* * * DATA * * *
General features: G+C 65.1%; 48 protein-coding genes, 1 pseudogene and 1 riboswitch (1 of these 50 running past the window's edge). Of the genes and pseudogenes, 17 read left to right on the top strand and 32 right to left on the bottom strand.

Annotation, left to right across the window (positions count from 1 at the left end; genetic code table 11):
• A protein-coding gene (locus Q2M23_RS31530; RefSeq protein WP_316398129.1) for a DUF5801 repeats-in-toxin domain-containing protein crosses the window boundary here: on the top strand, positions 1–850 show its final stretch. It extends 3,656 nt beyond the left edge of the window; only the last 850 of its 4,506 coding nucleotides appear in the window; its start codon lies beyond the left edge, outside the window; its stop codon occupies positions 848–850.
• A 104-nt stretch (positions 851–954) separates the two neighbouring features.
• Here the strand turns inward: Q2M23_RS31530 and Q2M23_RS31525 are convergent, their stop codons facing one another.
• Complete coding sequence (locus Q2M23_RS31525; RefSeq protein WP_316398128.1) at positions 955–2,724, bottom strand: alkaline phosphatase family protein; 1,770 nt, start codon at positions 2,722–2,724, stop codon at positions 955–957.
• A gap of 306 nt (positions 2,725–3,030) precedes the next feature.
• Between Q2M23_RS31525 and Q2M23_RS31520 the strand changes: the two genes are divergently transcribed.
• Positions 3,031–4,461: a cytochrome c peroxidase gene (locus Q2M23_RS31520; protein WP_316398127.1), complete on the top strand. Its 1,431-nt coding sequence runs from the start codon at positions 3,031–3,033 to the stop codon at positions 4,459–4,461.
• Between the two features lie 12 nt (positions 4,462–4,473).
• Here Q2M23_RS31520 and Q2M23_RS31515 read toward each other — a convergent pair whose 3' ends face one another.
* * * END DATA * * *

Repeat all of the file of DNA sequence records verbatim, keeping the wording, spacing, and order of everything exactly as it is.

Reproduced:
General features: G+C 65.1%; 48 protein-coding genes, 1 pseudogene and 1 riboswitch (1 of these 50 running past the window's edge). Of the genes and pseudogenes, 17 read left to right on the top strand and 32 right to left on the bottom strand.

Annotation, left to right across the window (positions count from 1 at the left end; genetic code table 11):
• A protein-coding gene (locus Q2M23_RS31530; RefSeq protein WP_316398129.1) for a DUF5801 repeats-in-toxin domain-containing protein crosses the window boundary here: on the top strand, positions 1–850 show its final stretch. It extends 3,656 nt beyond the left edge of the window; only the last 850 of its 4,506 coding nucleotides appear in the window; its start codon lies beyond the left edge, outside the window; its stop codon occupies positions 848–850.
• A 104-nt stretch (positions 851–954) separates the two neighbouring features.
• Here the strand turns inward: Q2M23_RS31530 and Q2M23_RS31525 are convergent, their stop codons facing one another.
• Complete coding sequence (locus Q2M23_RS31525; RefSeq protein WP_316398128.1) at positions 955–2,724, bottom strand: alkaline phosphatase family protein; 1,770 nt, start codon at positions 2,722–2,724, stop codon at positions 955–957.
• A gap of 306 nt (positions 2,725–3,030) precedes the next feature.
• Between Q2M23_RS31525 and Q2M23_RS31520 the strand changes: the two genes are divergently transcribed.
• Positions 3,031–4,461: a cytochrome c peroxidase gene (locus Q2M23_RS31520; protein WP_316398127.1), complete on the top strand. Its 1,431-nt coding sequence runs from the start codon at positions 3,031–3,033 to the stop codon at positions 4,459–4,461.
• Between the two features lie 12 nt (positions 4,462–4,473).
• Here Q2M23_RS31520 and Q2M23_RS31515 read toward each other — a convergent pair whose 3' ends face one another.